Moreover:

“Questioning yourself must become a habit, one strong enough to surmount the obstacles of overconfidence and dejection.  It is a muscle that can be developed only with constant proactive.”[3]

Another additional point brought up by Kasparov  was about the vital significance not only to move out of our comfort zones, but also to challenge ourselves in creative ways to push us into new boundaries.

Regarding this, Kasparov minces no words:

“When we regularly challenge ourselves with something new – even something not obviously related to our immediate goals – we build cognitive and emotional “muscles” that make us more effective in every way.  If we can overcome our fear of speaking in public, or of submitting a poem to a magazine, or learning a new language confidence will flow into every area of our lives  Don’t get so caught up in “what I do” that you stop being a curious human being.  Your greatest strength is the ability to absorb and synthesize patterns, methods, and information.  Intentionally inhibiting the ability to focus too narrowly is not only a crime, but one with few rewards.”[4]

This book almost has shades of being a self-help book, almost.  The book isn’t that, but it’s so versatile, and the book harpoons so many little nuggets of knowledge that it can certainly be used as such a tool.

Regardless, the book offers more than ample information for it to be worth the price, and it gives plenty of grist for the mill for individuals to ruminate upon.

____________________________________
Sources & References:

[1] Christopher Hadnagy, Unmasking The Social Engineer, p. 166.
[2] Gary Kasparov, How Life Imitates Chess, p. 135.
[3] Ibid. pp. 34-35.
[4] Ibid. p. 170.

Book Review: Socratic Logic [V3.1] by Peter Kreeft PhD

An Indispensable Piece For The Autodidact; A Vital Component To Education For Individuals Of All Ages

socraticlogic
TheBreakaway
Zy Marquiez
January 17, 2017

Having not taken a logic course since the university, attempting to find a book on logic that would be ‘worth its weight in gold’ took a bit of time, but this particular book has more than delivered in spades.

Socratic Logic by Peter Kreeft PhD is an essential reading for anyone who values the use of logic.  In fact, going one step further, this book should be read by everyone, because we could all benefit from it in many ways.  Mostly though, most of us have not been taught logic in elementary nor high school, and rarely in college, especially how it was taught in the past.   This is taking place because logic, as well as the trivium have been nigh completely removed from most school curriculums and when they do have these courses, they are merely a facsimile of it, and nowhere near the quality of logic taught in times past.  You can conjecture yourself why this has taken place.

Moving forward, this particular book showcases a very in-depth approach into all the nuances that logic involves, while also keeping it simple so to speak.   Describing the book as ‘simple’ might be a misnomer, but when compared to The Organon by Aristotle, which is a much more complex/demanding read, this seems like a ‘walk in the park’.

Kreeft makes it a point to give the individual everything they might need to comprehend logic, sprinkled generously with many real world examples, historical quotes and issues that will make the book quite practical in its application once the concepts are mastered and implemented into one’s repertoire.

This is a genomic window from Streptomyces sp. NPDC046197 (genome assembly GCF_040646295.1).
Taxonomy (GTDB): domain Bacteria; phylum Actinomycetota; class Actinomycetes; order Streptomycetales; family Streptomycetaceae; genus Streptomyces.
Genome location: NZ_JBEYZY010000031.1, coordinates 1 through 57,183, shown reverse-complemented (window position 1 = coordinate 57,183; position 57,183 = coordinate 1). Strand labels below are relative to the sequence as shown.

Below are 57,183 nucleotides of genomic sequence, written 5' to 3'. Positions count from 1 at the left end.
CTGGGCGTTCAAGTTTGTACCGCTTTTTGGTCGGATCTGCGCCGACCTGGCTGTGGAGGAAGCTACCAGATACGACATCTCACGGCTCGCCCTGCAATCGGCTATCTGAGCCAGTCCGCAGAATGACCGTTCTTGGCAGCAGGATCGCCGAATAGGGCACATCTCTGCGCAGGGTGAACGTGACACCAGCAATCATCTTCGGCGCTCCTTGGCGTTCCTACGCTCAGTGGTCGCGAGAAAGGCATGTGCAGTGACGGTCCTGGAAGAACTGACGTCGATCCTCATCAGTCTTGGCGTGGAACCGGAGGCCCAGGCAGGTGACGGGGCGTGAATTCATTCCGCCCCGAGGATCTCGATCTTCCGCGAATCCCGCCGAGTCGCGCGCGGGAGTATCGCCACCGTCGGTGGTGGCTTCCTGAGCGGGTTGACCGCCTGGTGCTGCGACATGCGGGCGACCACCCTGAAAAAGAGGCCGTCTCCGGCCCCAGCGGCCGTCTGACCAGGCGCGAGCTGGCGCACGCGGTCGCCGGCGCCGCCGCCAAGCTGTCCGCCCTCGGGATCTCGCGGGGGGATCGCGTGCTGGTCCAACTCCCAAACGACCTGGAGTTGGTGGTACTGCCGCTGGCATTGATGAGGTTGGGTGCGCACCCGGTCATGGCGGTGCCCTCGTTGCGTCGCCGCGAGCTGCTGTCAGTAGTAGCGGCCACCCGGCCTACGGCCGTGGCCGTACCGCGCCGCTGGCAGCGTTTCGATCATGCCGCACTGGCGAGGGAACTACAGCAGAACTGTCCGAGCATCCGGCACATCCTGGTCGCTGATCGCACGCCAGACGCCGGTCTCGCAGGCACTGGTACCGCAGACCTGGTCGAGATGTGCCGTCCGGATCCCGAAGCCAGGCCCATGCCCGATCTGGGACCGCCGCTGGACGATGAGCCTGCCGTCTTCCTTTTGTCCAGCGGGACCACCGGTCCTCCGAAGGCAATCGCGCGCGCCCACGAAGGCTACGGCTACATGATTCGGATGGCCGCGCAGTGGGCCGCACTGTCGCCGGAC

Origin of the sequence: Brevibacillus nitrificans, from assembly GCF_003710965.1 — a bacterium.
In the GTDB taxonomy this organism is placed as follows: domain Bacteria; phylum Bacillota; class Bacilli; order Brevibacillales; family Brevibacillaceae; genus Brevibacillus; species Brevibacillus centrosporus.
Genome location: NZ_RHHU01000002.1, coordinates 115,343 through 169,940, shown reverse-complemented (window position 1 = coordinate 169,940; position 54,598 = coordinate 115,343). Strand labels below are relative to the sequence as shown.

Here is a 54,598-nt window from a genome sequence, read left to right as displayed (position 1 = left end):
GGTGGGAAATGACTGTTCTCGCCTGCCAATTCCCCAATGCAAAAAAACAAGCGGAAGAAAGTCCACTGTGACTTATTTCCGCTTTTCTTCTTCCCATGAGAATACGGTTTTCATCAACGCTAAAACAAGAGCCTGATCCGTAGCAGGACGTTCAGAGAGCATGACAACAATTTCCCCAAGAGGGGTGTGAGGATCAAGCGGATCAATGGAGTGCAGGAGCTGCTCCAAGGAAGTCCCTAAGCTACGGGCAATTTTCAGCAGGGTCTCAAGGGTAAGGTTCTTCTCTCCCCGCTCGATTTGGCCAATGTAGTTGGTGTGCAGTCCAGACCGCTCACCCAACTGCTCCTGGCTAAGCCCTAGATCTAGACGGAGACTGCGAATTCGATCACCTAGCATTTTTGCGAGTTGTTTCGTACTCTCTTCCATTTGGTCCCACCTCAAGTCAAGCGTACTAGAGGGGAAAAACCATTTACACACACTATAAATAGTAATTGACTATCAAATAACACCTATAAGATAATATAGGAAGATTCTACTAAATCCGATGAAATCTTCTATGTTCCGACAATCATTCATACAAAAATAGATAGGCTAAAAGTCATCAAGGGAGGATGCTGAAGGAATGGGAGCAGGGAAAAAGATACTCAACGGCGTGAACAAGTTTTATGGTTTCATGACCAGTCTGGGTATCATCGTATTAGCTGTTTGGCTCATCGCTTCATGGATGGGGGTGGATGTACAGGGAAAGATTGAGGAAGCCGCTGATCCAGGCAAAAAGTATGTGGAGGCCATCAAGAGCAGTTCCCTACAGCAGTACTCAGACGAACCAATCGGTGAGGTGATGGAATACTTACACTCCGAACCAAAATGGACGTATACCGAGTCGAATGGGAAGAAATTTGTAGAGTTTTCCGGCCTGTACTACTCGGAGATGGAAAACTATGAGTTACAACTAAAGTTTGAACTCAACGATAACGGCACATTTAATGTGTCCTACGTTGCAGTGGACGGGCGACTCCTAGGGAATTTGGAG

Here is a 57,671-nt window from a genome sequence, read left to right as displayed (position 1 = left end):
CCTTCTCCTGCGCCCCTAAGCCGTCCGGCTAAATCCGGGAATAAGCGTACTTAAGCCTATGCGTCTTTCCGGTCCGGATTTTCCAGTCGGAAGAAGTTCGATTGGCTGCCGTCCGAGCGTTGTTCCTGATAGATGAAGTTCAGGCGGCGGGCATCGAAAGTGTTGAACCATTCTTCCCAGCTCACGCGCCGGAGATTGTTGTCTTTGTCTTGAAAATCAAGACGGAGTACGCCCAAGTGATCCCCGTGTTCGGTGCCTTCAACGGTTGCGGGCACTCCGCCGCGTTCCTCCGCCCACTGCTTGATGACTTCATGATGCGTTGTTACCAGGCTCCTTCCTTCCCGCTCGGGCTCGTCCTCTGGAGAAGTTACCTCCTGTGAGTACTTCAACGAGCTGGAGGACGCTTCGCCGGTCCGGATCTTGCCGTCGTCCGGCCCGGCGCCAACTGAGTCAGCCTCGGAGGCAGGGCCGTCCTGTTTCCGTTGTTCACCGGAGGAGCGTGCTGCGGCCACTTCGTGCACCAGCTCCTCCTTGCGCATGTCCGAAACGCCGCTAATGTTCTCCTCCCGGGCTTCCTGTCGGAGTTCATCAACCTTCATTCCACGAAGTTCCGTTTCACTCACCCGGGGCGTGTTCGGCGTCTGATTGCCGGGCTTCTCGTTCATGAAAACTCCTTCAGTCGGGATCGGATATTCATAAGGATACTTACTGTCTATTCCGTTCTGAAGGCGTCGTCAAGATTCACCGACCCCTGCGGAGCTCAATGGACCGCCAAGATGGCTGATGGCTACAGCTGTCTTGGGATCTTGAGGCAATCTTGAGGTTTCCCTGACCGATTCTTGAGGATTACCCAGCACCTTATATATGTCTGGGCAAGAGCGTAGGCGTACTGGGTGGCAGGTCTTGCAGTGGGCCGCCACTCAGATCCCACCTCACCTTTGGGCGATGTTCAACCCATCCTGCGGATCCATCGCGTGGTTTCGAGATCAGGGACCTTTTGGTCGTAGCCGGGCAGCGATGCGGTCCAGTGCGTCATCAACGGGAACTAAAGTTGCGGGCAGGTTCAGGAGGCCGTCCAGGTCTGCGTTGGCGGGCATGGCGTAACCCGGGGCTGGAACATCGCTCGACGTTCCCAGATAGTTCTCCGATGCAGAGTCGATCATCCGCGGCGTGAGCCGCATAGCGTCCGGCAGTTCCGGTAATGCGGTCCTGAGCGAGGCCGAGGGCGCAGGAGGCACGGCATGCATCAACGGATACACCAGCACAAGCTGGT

Socratic Logic serves as an excellent jump-off point into the realm of logic due to the pragmatic approach taken by Kreeft.

As the author himself states, the book is: simple, user friendly, practical, linguistic, readable, traditional, commonsensical, philosophical, constructive, clearly divided, flexible, short, selective, interactive, holistic, and classroom oriented [if the individual so decides], and those descriptions were rather apt.

Conveniently, the book also features a differentiation where one can find the basic sections (B) and the philosophical sections (P) marked in the table of contents.  This helps greatly in focusing on whatever specific area the reader might want to hone their skills in.

Also of note, the book – as mentioned by Kreef – may be used in at least 10 different ways:

[1] the basics only
[2] the basic sections plus the philosophical sections
[3] the basic sections plus the more advanced sections in logic
[4] the basic sections plus the practical application sections
[5] the basic sections plus any two of these three additions
[6] all of the book
[7] all or some of it supplemented by a text in symbolic logic
[8] all or some of it supplemented by a text in inductive logic
[9] all or some of it supplemented by a text in rhetoric or informal logic
[10] all or some of it supplement by readings in and applications to the great philosophers

What one gathers from the book will depend greatly on how much time one chooses to spend on it.  Socratic Logic may be studied independently for an autodidact, or used for schooling.  The book can be studied in single class lessons, once a week class lessons, semester formats, etc.

Another useful element in the book is that if featured a healthy amount of exercises throughout the book in order to further buttress one’s understanding of the material.  This definitely helps hammer in the concepts shown in the book with precision.

Taking all into account, Socratic Logic should have been the book taught in school.  In fact, it should be taught to everyone because our society lacks logic in myriad ways.  Then again, that is what happens with the removal of classical education and logic from the common-to-the-rotten-core type of school system we’re all “lucky” to have.

In the information age not being educated and not knowing foundational pieces of essential knowledge such as logic that venture into every crevice of our lives is folly.

And if conventional schooling continues on the downhill grade it’s at, knowledge in areas such as this will be worth more than its weight in gold, and that’s not an understatement.  With the student loans costing over a trillion dollars, and with real education dissipating right before our eyes within the conventional establishment, taking your education into your hands is not only responsible, but vital.